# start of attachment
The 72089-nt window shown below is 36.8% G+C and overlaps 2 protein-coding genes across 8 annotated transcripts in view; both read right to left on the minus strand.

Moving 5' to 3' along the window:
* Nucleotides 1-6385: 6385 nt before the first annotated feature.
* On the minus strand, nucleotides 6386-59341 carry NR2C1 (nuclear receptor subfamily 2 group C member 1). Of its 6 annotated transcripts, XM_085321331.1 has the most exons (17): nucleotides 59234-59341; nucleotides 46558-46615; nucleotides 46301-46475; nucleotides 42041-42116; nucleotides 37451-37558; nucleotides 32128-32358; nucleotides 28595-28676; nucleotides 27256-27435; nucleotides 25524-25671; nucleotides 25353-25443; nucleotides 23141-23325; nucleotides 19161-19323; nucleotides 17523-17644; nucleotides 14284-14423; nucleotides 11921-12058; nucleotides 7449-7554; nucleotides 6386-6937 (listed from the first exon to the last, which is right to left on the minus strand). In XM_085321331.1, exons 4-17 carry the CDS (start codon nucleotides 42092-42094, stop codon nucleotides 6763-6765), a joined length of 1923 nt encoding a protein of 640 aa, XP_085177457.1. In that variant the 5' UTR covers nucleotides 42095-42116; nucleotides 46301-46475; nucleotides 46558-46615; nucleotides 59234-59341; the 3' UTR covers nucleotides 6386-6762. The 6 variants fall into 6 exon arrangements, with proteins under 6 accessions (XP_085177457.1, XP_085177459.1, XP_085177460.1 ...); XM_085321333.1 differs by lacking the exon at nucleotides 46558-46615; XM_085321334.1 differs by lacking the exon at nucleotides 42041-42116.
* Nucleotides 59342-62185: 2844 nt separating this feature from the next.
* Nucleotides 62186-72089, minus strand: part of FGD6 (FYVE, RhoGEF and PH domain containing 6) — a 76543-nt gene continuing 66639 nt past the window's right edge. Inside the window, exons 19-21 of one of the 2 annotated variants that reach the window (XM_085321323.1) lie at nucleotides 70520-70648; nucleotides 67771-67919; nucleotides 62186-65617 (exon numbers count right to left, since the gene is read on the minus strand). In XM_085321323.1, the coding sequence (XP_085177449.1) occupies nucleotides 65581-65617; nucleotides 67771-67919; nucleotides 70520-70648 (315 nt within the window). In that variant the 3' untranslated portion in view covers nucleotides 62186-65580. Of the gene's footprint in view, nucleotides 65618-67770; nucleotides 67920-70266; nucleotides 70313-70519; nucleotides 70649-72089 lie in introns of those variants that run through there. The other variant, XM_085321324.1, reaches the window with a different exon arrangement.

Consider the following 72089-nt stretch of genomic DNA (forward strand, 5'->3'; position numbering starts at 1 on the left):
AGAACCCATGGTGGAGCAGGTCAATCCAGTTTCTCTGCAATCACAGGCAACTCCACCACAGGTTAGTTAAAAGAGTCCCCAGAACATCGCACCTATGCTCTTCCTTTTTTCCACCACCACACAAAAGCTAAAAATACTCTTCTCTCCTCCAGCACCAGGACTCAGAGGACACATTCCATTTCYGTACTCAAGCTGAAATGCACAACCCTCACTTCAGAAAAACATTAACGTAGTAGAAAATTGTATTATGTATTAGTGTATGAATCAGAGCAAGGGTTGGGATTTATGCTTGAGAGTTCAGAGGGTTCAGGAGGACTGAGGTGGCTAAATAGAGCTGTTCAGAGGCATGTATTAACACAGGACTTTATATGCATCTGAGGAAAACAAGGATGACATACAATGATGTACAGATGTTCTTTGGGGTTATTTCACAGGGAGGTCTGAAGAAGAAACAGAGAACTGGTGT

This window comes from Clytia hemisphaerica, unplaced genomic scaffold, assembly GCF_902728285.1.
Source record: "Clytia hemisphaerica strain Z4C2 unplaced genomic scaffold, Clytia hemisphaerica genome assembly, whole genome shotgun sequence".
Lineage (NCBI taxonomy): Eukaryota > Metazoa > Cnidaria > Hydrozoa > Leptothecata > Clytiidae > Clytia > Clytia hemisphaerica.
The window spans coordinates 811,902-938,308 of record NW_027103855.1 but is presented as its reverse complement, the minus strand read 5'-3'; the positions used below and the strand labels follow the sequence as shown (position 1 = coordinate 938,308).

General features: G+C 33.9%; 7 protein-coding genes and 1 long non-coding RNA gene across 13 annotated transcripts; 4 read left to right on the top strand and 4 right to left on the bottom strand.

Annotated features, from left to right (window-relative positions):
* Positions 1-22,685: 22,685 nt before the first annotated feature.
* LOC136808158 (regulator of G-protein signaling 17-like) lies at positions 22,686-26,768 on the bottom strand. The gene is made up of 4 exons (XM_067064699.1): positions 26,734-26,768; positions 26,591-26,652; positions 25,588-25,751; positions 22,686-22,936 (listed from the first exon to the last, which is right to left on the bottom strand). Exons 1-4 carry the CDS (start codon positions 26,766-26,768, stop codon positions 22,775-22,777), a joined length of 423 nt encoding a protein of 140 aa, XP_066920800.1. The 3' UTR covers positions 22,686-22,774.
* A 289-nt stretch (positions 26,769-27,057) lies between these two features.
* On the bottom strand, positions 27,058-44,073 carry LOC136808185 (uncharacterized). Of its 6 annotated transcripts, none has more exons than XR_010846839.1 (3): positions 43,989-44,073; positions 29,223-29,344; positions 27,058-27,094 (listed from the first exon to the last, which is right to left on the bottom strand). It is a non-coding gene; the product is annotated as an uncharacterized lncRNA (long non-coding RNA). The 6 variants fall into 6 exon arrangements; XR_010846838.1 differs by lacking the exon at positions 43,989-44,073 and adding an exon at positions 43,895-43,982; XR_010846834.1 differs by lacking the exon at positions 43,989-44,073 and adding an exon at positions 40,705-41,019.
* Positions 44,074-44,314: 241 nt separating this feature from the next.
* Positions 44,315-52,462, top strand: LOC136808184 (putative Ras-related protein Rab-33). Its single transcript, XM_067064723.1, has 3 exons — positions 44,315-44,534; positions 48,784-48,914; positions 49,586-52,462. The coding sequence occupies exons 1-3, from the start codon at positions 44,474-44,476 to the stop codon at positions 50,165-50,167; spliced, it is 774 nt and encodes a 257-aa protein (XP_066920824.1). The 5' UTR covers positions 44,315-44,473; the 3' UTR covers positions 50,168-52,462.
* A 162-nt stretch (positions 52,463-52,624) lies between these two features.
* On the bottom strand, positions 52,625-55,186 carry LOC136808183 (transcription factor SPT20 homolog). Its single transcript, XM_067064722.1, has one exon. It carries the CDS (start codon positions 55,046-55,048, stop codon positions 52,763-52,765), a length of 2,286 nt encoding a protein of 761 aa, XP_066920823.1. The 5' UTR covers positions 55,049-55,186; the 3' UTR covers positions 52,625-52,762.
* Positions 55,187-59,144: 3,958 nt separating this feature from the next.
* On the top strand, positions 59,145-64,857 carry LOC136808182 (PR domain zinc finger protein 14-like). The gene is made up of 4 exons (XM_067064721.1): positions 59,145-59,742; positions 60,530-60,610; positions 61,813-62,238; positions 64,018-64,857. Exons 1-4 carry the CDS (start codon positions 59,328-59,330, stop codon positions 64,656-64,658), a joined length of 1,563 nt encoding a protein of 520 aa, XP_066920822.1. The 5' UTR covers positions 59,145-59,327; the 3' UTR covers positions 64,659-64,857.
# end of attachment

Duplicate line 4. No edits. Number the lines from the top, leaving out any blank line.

* On the minus strand, nucleotides 6386-59341 carry NR2C1 (nuclear receptor subfamily 2 group C member 1). Of its 6 annotated transcripts, XM_085321331.1 has the most exons (17): nucleotides 59234-59341; nucleotides 46558-46615; nucleotides 46301-46475; nucleotides 42041-42116; nucleotides 37451-37558; nucleotides 32128-32358; nucleotides 28595-28676; nucleotides 27256-27435; nucleotides 25524-25671; nucleotides 25353-25443; nucleotides 23141-23325; nucleotides 19161-19323; nucleotides 17523-17644; nucleotides 14284-14423; nucleotides 11921-12058; nucleotides 7449-7554; nucleotides 6386-6937 (listed from the first exon to the last, which is right to left on the minus strand). In XM_085321331.1, exons 4-17 carry the CDS (start codon nucleotides 42092-42094, stop codon nucleotides 6763-6765), a joined length of 1923 nt encoding a protein of 640 aa, XP_085177457.1. In that variant the 5' UTR covers nucleotides 42095-42116; nucleotides 46301-46475; nucleotides 46558-46615; nucleotides 59234-59341; the 3' UTR covers nucleotides 6386-6762. The 6 variants fall into 6 exon arrangements, with proteins under 6 accessions (XP_085177457.1, XP_085177459.1, XP_085177460.1 ...); XM_085321333.1 differs by lacking the exon at nucleotides 46558-46615; XM_085321334.1 differs by lacking the exon at nucleotides 42041-42116.